Training the Samurai Mind gives an insider's view of the samurai world: the moral and psychological development of the warrior, the ethical standards they were meant to uphold, their training in both martial arts and strategy, and the enormous role that the traditions of Shintoism, Buddhism, Confucianism, and Taoism had in influencing samurai ideals.
"A great classic"
Imagine a book of strategies so dangerous that a Chinese emperor of the past banned all mention of these strategies from the history books because they describe some of the most cunning and most devious strategies ever devised by man, and that it could possibly morally corrupt all who read them. A book of ancient wisdom, centuries old, only known by a few elite in a hidden society. A book of proverbs that describe not only battlefield strategies, but also tactics used in psychological warfare to undermine an opponent's ability and will to fight.
Samurai, usually referred to in Japanese as bushi or buke, were the military nobility of medieval and early-modern Japan. According to translator William Scott Wilson: "In Chinese, the character was originally a verb meaning to wait upon or accompany persons in the upper ranks of society, and this is also true of the original term in Japanese, saburau. In both countries the terms were nominalized to mean 'those who serve in close attendance to the nobility', the pronunciation in Japanese changing to saburai."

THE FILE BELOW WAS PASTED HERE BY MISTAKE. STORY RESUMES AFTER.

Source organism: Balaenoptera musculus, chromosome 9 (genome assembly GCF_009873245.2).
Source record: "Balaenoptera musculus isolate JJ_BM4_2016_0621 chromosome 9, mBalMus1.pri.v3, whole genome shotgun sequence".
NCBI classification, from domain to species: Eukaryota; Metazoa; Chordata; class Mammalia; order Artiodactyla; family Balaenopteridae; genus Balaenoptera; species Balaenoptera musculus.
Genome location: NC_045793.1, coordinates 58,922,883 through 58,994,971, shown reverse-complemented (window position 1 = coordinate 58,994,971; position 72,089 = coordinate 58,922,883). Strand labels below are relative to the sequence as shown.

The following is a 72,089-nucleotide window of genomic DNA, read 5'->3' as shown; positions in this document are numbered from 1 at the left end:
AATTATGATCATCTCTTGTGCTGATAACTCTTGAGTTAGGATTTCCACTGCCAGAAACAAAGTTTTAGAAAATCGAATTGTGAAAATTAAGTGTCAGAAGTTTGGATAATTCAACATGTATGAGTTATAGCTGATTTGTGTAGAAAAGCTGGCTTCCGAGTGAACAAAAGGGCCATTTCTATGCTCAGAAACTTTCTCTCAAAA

"One more famous Samurai and it's Seppuku"
The war crimes trials at Nuremberg and Tokyo meted out the Allies' official justice; Lord Russell of Liverpool's sensational bestselling books on the Axis' war crimes decided the public's opinion. The Knights of Bushido, Russell's shocking account of Japanese brutality in the Pacific in World War II, describes how the noble founding principles of the Empire of Japan were perverted by the military into a systematic campaign of torture, murder, starvation, rape, and destruction. Notorious incidents like the Nanking Massacre and the Bataan Death March emerge as merely part of a pattern of human rights abuses. Undoubtedly formidable soldiers, the Japanese were terrible conquerors. Their conduct in the Pacific is a harrowing example of the doctrine of mutual destruction carried to the extreme, and begs the question of what is acceptable—and unacceptable—in total war.
"Not for the faint of heart"
Inazo Nitobe bietet Einblicke in die historischen und kulturellen Hintergründe der Samurai und ihren Ehrenkodex...
Learn secret wisdom of the Orient from a master instructor who practices it every day. Find out why there are always alternatives to fighting and physical confrontation. Why this audiobook? Someone once said that if you can't find the guide you are looking for after a thorough search, you should write it yourself, because others are probably looking for it too. After my journey of over 40 years in martial arts, I have recognized a need for passing on some of the knowledge learned, appreciated, and cherished. This audiobook is my feeble attempt in just doing that.